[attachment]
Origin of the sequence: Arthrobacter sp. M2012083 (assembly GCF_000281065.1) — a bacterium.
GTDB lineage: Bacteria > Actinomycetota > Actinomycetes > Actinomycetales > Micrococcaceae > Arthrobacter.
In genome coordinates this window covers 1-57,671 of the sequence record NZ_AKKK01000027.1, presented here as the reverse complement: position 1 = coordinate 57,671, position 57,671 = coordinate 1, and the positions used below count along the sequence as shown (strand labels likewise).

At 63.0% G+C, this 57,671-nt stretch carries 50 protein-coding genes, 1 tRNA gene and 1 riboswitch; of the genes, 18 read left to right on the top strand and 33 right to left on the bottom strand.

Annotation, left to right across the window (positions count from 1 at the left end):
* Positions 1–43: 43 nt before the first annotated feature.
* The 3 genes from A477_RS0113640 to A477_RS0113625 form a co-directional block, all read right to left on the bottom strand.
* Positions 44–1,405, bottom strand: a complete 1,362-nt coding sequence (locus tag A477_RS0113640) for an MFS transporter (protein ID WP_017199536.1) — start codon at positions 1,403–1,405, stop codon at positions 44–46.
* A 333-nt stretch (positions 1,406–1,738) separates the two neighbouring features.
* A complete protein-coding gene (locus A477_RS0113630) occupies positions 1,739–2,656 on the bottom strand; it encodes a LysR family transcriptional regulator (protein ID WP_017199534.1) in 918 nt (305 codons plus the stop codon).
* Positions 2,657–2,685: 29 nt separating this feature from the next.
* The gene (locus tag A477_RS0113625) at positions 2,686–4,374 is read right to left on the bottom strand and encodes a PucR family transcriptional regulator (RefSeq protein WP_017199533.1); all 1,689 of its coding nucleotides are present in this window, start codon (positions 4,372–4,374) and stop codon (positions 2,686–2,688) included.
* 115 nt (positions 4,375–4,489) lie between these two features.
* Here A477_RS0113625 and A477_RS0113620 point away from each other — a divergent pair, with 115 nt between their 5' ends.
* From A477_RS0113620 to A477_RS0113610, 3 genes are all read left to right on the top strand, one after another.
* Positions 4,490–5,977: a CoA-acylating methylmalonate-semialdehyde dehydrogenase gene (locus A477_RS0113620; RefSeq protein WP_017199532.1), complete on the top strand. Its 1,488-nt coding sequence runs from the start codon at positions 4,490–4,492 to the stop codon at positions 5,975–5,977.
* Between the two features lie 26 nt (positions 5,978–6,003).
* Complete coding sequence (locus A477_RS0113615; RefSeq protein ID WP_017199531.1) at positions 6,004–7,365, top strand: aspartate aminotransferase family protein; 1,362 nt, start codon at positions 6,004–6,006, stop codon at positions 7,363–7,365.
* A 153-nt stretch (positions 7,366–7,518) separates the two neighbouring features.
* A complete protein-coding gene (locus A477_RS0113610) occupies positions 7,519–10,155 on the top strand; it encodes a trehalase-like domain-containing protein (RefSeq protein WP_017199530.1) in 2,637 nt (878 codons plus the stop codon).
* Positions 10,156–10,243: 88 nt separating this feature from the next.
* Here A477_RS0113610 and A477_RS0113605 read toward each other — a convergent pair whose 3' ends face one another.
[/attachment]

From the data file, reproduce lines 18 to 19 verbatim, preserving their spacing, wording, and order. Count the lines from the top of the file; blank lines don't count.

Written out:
* Complete coding sequence (locus A477_RS0113615; RefSeq protein ID WP_017199531.1) at positions 6,004–7,365, top strand: aspartate aminotransferase family protein; 1,362 nt, start codon at positions 6,004–6,006, stop codon at positions 7,363–7,365.
* A 153-nt stretch (positions 7,366–7,518) separates the two neighbouring features.